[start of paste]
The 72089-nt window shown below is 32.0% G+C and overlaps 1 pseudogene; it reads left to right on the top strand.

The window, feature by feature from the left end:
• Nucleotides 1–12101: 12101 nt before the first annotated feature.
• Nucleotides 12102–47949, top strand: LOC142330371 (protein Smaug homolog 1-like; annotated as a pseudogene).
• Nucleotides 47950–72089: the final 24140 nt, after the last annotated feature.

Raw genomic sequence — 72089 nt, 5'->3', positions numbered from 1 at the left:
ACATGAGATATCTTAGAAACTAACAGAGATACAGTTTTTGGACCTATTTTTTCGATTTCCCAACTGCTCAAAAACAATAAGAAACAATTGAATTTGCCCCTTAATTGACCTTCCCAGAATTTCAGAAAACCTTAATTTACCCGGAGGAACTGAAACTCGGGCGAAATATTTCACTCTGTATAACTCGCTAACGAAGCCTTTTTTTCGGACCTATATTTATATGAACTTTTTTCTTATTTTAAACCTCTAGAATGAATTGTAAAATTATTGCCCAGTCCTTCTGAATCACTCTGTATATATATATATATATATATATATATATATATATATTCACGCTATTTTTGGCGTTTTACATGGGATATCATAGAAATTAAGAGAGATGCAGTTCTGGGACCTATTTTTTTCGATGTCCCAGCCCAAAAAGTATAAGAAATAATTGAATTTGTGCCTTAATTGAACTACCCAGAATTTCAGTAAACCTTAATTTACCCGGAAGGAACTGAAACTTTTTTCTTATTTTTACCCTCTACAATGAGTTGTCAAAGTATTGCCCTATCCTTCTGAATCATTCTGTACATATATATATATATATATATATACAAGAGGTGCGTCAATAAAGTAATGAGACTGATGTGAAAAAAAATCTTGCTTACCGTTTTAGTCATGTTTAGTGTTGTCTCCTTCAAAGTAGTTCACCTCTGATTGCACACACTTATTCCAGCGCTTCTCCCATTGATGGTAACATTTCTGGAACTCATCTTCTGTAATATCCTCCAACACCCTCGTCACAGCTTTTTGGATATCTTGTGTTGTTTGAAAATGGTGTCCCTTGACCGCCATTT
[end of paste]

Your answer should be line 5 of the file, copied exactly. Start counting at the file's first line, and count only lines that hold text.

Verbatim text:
• Nucleotides 47950–72089: the final 24140 nt, after the last annotated feature.